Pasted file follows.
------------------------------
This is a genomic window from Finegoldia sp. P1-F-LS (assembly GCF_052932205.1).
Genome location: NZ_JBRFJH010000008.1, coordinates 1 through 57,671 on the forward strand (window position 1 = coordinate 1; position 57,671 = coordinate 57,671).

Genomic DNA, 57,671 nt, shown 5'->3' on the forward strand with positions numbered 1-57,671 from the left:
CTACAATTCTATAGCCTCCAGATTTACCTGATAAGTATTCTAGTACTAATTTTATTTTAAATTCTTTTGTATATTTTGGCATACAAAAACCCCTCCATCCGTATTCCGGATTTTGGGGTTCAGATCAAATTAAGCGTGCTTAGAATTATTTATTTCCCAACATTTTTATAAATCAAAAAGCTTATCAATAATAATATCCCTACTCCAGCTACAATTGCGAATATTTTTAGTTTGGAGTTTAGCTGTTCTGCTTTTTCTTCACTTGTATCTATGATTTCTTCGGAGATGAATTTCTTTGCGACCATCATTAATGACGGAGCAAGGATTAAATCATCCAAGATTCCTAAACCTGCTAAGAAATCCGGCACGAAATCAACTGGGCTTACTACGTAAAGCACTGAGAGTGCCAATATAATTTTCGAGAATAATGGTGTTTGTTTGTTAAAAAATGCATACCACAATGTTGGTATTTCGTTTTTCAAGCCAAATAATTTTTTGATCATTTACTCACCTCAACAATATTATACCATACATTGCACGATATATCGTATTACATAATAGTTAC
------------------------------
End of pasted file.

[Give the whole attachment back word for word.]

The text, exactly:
This is a genomic window from Finegoldia sp. P1-F-LS (assembly GCF_052932205.1).
Genome location: NZ_JBRFJH010000008.1, coordinates 1 through 57,671 on the forward strand (window position 1 = coordinate 1; position 57,671 = coordinate 57,671).

Genomic DNA, 57,671 nt, shown 5'->3' on the forward strand with positions numbered 1-57,671 from the left:
CTACAATTCTATAGCCTCCAGATTTACCTGATAAGTATTCTAGTACTAATTTTATTTTAAATTCTTTTGTATATTTTGGCATACAAAAACCCCTCCATCCGTATTCCGGATTTTGGGGTTCAGATCAAATTAAGCGTGCTTAGAATTATTTATTTCCCAACATTTTTATAAATCAAAAAGCTTATCAATAATAATATCCCTACTCCAGCTACAATTGCGAATATTTTTAGTTTGGAGTTTAGCTGTTCTGCTTTTTCTTCACTTGTATCTATGATTTCTTCGGAGATGAATTTCTTTGCGACCATCATTAATGACGGAGCAAGGATTAAATCATCCAAGATTCCTAAACCTGCTAAGAAATCCGGCACGAAATCAACTGGGCTTACTACGTAAAGCACTGAGAGTGCCAATATAATTTTCGAGAATAATGGTGTTTGTTTGTTAAAAAATGCATACCACAATGTTGGTATTTCGTTTTTCAAGCCAAATAATTTTTTGATCATTTACTCACCTCAACAATATTATACCATACATTGCACGATATATCGTATTACATAATAGTTAC